The global shift towards online learning, accelerated by the Covid-19 pandemic, is having a big impact on educational organisations worldwide. Whether educational organisations have fully shifted to online learning or are taking a blended learning approach, what’s clear is that eLearning is here to stay.
The fast massive adoption of educational technology means that education providers have become exposed to a larger number of risks associated with cyber security. In fact, in a recent study conducted amongst educational providers in Australia, agency Vector Consulting found that over 75% of the respondents thought that the cybersecurity in their institution needed improvement, since a security breach can carry not only financial and regulatory damage, but also brand reputational damage resulting in loss of trust from staff, learners and potential students.
Data hygiene and management
When asked to prioritise the importance of diverse datasets, 80% of respondents to Vector Consulting’s survey identified student data as the most important to be protected, both because of its sensitive nature and because it is usually the biggest dataset that institutions guard. With so many students and staff learning from remote environments, poor data hygiene is one of the other top risks of educational institutions, as remote learners and staff send each other unencrypted documents which contain personal information via unencrypted emails or messaging applications.
While it is a given that education providers follow data protection legislation, like the European Union’s GDPR or California’s CCPA, it is also essential for institutions to have complete control over their data. This includes being able to decide over how and where they store their data, whether it’s using their own resources for hosting and support or hiring external service providers. Such flexibility can most certainly be achieved through open source platforms where, unlike most proprietary software, the choice of product is separate from the choice of hosting provider.
Finally, it is also important that ICT teams in charge of data security also enforce best practices by keeping data collection, retention and access to the minimum possible. For example, in Moodle LMS and Moodle Workplace, Administrators can define different user roles and assign permissions or ‘capabilities’ to them in bulk, ensuring that only users who have ‘trusted’ roles (eg teacher, manager, administrator) have access to certain data – while other users like ‘students’ do not.
Key cyber security threats for educational institutions
In addition to data privacy concerns, with learners and staff using personal devices to log in remotely, user compromise and ransomware are two of the other most common cyber security issues amongst the biggest threats for higher education providers. The way in which ICT teams at educational institutions deal with these issues, such as phishing attacks or threats to release private data accessed by hackers, should include enabling multi-factor authentication in their LMS, encrypting data or performing regular backups. For more details, you can read these Security Tips from Moodle’s Application Security Engineer Mick Hawkins, who shared best practices for Moodle administrators to ensure that their Moodle installations are as safe as they can be.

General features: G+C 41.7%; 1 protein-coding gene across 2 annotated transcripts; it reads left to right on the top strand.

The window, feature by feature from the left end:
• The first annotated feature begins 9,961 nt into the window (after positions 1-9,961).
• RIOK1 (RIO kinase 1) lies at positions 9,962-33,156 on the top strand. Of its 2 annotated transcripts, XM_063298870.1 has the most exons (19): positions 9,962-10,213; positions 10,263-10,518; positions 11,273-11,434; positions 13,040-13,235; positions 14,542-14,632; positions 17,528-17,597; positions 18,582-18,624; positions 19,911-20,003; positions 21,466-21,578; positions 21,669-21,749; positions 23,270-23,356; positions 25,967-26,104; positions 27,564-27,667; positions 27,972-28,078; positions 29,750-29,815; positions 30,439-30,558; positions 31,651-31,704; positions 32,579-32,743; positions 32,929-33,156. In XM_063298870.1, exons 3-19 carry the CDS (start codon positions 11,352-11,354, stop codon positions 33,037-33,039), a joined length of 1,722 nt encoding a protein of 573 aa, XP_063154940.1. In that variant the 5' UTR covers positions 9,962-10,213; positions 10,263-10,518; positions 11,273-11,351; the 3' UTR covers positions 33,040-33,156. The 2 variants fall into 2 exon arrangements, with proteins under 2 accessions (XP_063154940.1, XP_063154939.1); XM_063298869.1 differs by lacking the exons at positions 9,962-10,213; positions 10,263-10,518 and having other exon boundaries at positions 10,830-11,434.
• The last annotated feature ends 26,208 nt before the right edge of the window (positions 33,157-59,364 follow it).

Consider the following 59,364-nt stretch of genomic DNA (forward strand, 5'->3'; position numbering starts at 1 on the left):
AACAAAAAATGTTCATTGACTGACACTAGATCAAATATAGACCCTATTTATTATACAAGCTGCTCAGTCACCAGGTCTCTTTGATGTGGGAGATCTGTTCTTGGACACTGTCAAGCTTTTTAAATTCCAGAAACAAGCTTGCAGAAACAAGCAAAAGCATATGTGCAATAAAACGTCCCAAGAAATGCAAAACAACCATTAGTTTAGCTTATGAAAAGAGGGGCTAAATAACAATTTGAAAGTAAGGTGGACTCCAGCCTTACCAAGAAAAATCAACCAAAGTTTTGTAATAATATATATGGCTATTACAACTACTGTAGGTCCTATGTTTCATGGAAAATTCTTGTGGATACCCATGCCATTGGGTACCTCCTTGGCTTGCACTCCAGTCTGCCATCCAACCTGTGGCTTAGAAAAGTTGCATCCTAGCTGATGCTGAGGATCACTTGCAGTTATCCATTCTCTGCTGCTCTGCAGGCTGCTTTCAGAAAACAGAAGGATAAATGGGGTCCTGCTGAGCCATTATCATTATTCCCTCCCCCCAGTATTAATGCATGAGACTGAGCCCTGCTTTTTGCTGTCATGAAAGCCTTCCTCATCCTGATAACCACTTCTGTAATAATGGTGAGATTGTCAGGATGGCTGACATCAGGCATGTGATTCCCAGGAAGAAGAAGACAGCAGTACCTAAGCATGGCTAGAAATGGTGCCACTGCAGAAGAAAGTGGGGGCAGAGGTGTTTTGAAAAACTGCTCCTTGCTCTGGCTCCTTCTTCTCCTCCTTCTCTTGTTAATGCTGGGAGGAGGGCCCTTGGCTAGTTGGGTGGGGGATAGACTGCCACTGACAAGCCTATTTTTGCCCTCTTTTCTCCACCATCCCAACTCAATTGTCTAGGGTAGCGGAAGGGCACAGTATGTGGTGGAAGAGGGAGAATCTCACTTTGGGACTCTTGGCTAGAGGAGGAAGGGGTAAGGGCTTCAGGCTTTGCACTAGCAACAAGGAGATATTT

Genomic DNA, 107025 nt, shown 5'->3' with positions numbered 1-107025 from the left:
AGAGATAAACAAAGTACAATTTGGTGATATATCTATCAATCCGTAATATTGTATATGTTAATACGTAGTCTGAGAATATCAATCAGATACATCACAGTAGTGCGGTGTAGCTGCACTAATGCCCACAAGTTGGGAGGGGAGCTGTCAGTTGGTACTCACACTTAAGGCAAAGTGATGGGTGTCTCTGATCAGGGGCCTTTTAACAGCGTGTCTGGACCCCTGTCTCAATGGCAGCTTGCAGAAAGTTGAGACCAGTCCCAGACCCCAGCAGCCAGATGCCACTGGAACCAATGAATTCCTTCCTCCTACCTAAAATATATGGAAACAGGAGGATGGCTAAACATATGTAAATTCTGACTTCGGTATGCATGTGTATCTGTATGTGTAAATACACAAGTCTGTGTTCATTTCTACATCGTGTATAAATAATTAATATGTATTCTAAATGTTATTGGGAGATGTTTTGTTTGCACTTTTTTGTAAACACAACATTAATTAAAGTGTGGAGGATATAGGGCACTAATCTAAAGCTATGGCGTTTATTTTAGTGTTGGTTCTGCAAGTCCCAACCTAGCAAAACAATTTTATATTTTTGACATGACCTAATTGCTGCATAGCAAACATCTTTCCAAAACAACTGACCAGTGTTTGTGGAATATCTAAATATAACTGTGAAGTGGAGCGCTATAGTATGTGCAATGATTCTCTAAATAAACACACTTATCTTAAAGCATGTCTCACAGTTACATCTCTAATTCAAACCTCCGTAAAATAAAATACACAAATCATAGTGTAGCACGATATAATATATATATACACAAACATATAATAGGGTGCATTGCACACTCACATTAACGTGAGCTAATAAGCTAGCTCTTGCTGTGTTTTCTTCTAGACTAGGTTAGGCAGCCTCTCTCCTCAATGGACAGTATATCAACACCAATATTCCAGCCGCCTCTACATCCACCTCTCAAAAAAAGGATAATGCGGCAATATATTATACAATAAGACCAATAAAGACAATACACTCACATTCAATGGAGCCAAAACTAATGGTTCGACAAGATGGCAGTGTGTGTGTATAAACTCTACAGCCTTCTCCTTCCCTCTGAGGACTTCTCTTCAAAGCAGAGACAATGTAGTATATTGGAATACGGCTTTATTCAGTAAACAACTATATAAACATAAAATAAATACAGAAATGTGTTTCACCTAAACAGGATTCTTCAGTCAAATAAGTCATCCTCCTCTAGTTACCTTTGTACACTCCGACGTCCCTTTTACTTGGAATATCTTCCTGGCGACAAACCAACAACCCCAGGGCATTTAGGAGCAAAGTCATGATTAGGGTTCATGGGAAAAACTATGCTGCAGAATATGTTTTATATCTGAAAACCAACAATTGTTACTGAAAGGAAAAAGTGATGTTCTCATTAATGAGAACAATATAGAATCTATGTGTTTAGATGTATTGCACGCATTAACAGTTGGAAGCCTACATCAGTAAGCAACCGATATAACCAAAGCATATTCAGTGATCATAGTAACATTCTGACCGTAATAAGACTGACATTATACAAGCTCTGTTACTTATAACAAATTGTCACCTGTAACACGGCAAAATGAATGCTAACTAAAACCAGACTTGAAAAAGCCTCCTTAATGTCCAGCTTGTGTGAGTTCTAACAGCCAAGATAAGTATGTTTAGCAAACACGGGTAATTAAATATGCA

Embedding security in the institution’s culture
Developing a security mindset organisation-wide is, undoubtedly, key to mitigate cyber security risks in educational institutions. This goes beyond being technically prepared to respond to potential attacks and providing compliance training and certification for those in roles that have a direct responsibility in data protection: A culture of cyber security needs to train both technical and non-technical staff, even learners, in best practices to protect their data. Some of the initiatives that educational institutions can implement to work on this organisation-wide security mindset are internal phishing awareness campaigns, training to avoid risky cyber behaviours and basic data protection training. If all of these are delivered through the institution’s own learning management system, this also helps users put these trainings in context and understand the privacy tools that their own platform offers.
Moodle’s development practices include security by design. This means that we embed a security mindset right from the start in all of our development to deliver a secure platform. As an open source platform, Moodle LMS enables you to have complete control over your data to meet your local legislation requirements, including GDPR compliance.
Find out more about Moodle LMS or Moodle Workplace. Or contact a Moodle Certified Service Provider who can help you with learning design, custom development, hosting, onboarding, installation, security and integrations.